Approaching Cloud Security from a Business Systems Perspective
One of the biggest conundrums facing cyber security policy makers is the puzzling question as to why the issue is not self correcting. If it is true that enterprises are losing, or at least apparently at risk for losing, so much due to poor cyber security, why are they not increasing their investment in security practices and technologies sufficient to solve the problem?
A number of recent articles have attempted to address this conundrum pointing out that there is a comparatively low value placed on security by consumers.  The interconnected nature of cyber systems dislocates the harms for vulnerabilities from the source of the vulnerability  that some attacks, such as those perpetrated by state-sponsored groups may be unresponsive to commercial economic concerns  as well as other variables.
However, one argument that may have particular relevance to the case of cloud computing is that many enterprises are structured on a 20th century model that is inconsistent with horizontal nature of modern cyber based enterprises. These advocates, such as the Internet Security Alliance  and the American National Standards Institute, suggest that these structural flaws may lead organizations to underestimate the true economic nature of the cyber threat because they see cyber security as primarily an “IT” issue wherein the appropriate metrics for measuring the effect of cyber failures are things like “downtime” and IT repair costs. In many cases downtime and repair costs are minimal compared to the the real economic threat due to loss of corporate IP and brand loyalty and other factors not generally considered as part of the “IT” security conversation.
Moreover, the single biggest category of cyber attacks are not hackers breaking in from the outside, but insiders who may have access to the technological controls. As a result human resource management may be as important as software upgrades in enhancing cyber security, but such countermeasures may well be underappreciated in a security model presumed to be primarily technical. In addition legal, purchasing, finance and procurement departments may place cyber security at lower priority in completing their jobs since it is “IT’s problem” and thus may unwittingly undermine otherwise sound policies.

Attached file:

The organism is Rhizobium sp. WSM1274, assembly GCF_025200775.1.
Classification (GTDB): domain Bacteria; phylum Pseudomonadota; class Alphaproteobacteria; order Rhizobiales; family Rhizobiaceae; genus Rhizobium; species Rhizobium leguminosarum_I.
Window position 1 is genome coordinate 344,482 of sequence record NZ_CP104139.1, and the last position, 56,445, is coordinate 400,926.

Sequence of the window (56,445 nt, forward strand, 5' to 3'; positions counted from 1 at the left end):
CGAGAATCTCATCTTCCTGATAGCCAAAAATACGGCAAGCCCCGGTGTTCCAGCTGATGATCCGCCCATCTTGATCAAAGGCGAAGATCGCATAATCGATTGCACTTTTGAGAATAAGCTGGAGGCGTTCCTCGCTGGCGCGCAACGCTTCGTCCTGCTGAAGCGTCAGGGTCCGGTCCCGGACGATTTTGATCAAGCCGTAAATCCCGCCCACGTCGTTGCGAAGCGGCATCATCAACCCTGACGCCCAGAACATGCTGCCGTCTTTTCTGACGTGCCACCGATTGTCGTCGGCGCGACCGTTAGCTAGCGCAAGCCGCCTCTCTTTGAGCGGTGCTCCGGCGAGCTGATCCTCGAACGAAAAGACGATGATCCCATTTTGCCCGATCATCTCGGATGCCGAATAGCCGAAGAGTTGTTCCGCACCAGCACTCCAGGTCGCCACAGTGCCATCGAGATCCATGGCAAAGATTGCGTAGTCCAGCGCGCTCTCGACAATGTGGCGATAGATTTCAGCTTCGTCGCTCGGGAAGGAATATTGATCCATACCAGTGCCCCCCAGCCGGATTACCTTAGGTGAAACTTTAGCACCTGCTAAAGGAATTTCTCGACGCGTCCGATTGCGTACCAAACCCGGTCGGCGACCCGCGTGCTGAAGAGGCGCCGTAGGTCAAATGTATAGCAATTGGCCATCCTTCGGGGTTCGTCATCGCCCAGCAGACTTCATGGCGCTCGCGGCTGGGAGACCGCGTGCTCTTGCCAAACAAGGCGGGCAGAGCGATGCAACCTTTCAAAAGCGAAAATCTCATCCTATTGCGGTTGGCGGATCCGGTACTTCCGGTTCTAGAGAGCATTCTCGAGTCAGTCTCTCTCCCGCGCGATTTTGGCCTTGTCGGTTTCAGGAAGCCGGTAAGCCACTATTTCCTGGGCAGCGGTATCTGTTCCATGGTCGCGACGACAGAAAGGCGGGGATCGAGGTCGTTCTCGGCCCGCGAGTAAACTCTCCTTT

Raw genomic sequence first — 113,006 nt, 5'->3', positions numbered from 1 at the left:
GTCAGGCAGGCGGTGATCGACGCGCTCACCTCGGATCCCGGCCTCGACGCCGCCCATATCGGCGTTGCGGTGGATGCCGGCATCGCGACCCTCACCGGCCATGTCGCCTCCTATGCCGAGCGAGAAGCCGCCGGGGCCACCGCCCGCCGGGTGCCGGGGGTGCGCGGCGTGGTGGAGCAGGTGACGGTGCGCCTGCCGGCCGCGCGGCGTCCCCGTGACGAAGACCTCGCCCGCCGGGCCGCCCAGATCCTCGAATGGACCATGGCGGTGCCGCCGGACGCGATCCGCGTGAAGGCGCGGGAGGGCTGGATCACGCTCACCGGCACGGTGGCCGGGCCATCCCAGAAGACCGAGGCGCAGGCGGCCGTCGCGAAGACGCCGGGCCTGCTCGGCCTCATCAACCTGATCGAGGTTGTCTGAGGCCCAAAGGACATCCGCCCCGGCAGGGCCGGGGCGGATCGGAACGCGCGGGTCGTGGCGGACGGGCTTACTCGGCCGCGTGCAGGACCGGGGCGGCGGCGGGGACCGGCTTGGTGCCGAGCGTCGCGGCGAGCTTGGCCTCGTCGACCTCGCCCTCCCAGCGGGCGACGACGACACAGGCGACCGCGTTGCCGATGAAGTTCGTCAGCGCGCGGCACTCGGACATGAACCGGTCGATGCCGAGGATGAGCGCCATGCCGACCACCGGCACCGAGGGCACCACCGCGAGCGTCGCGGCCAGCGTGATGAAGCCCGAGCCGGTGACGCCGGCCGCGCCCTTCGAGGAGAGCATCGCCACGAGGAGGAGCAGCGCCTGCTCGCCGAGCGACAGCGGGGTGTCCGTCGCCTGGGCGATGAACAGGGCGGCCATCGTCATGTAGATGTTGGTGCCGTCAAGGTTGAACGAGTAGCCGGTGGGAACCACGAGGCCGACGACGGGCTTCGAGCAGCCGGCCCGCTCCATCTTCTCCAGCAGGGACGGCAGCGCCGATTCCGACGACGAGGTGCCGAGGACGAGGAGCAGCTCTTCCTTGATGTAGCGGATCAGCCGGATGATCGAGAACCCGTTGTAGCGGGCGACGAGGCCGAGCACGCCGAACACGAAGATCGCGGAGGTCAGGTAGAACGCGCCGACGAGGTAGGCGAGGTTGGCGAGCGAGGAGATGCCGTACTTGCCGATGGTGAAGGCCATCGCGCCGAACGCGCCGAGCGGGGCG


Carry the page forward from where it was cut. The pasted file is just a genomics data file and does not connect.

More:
In truth, cyber security is not really an “IT” issue, but rather an enterprise wide risk management issue that needs to be managed not by the CIO or CISO (although obviously they need to be central to the discussion) but by a cross organizational team, complete with a cross organizational budget. In addition to representation from IT and finance, this team needs to include contributions from the HR, communications, legal/compliance as well as risk management departments. Moreover, the group needs to be headed by someone with cross organizational authority such as the CFO, the CRO or even CEO, or at minimum someone reporting directly to these senior – enterprise wide – officers.